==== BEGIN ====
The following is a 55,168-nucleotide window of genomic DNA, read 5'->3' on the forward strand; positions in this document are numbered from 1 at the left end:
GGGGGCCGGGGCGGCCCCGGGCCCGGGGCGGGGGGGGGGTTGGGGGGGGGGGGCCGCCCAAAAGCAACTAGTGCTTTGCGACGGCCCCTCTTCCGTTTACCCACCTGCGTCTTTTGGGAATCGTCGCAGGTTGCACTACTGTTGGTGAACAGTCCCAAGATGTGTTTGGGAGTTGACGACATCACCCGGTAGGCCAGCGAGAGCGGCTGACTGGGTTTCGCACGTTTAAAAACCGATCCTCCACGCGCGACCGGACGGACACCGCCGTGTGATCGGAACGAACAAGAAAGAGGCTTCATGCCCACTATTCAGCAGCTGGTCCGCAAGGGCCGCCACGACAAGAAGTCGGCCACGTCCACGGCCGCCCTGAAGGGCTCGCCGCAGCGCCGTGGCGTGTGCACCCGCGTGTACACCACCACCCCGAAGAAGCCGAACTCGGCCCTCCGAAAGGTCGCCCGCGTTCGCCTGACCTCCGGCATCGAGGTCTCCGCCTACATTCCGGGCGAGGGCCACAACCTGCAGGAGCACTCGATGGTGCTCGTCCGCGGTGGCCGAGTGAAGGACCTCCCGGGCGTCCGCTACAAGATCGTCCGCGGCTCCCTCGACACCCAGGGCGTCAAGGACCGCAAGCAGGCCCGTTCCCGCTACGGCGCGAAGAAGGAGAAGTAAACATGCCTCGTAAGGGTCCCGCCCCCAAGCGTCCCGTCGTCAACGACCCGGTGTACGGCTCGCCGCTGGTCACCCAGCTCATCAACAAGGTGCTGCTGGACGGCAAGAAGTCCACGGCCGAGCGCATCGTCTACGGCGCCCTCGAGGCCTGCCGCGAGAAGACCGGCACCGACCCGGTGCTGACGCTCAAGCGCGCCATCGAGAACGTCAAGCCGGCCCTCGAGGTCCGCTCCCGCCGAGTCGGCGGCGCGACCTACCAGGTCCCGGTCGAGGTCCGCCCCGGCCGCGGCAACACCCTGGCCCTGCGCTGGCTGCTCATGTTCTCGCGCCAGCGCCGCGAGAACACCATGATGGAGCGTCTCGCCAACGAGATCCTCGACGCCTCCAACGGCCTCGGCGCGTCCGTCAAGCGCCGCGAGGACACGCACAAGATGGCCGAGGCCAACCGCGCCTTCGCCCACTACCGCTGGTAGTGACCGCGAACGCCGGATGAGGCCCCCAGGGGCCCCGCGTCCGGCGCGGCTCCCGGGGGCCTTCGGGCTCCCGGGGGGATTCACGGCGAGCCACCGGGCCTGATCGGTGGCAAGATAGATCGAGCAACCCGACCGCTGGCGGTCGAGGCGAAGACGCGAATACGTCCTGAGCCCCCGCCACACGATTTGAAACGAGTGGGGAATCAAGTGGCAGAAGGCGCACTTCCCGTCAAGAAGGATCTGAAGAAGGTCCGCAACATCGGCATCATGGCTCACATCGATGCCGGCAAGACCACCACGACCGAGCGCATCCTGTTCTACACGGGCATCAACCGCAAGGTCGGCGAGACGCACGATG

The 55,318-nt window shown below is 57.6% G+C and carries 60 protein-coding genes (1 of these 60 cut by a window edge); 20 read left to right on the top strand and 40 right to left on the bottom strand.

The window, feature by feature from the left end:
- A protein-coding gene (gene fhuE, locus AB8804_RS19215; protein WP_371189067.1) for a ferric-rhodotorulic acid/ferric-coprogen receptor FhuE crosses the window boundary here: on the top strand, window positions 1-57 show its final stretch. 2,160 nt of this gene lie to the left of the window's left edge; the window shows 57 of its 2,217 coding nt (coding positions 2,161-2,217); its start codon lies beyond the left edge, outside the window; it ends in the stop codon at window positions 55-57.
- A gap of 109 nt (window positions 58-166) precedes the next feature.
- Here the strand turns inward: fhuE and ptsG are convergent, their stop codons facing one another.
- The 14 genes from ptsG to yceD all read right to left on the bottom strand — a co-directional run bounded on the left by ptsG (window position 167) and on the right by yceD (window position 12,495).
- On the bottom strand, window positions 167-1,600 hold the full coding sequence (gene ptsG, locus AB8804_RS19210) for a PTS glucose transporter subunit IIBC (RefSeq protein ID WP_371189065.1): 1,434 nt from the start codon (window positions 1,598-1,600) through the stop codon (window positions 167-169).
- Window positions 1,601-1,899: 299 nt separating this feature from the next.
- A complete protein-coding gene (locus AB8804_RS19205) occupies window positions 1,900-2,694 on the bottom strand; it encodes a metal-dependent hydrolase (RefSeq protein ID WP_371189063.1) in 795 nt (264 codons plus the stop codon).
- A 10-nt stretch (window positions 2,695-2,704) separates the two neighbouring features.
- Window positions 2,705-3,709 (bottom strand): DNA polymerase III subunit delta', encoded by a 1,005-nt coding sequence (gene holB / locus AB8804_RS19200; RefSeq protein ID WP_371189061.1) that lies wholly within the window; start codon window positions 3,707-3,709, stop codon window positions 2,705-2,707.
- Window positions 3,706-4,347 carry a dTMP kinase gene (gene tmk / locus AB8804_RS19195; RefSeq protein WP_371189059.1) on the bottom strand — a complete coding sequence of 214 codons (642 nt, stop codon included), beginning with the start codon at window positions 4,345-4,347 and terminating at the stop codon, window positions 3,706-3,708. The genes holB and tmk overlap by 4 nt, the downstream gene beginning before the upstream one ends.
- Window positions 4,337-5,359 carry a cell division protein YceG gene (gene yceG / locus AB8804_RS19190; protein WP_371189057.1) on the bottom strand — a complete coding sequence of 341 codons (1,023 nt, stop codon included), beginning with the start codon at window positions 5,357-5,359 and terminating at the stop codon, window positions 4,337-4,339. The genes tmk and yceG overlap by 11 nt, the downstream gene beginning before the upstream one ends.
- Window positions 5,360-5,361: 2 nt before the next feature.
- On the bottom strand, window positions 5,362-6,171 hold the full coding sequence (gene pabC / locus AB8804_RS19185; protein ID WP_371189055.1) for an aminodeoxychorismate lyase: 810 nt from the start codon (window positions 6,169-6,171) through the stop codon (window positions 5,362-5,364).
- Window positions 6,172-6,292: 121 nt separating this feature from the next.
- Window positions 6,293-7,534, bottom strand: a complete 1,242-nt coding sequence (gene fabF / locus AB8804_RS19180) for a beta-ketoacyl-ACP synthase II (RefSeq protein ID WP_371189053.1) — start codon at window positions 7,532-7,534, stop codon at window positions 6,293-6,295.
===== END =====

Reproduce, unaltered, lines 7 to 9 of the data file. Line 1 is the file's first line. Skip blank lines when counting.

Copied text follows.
- Here the strand turns inward: fhuE and ptsG are convergent, their stop codons facing one another.
- The 14 genes from ptsG to yceD all read right to left on the bottom strand — a co-directional run bounded on the left by ptsG (window position 167) and on the right by yceD (window position 12,495).
- On the bottom strand, window positions 167-1,600 hold the full coding sequence (gene ptsG, locus AB8804_RS19210) for a PTS glucose transporter subunit IIBC (RefSeq protein ID WP_371189065.1): 1,434 nt from the start codon (window positions 1,598-1,600) through the stop codon (window positions 167-169).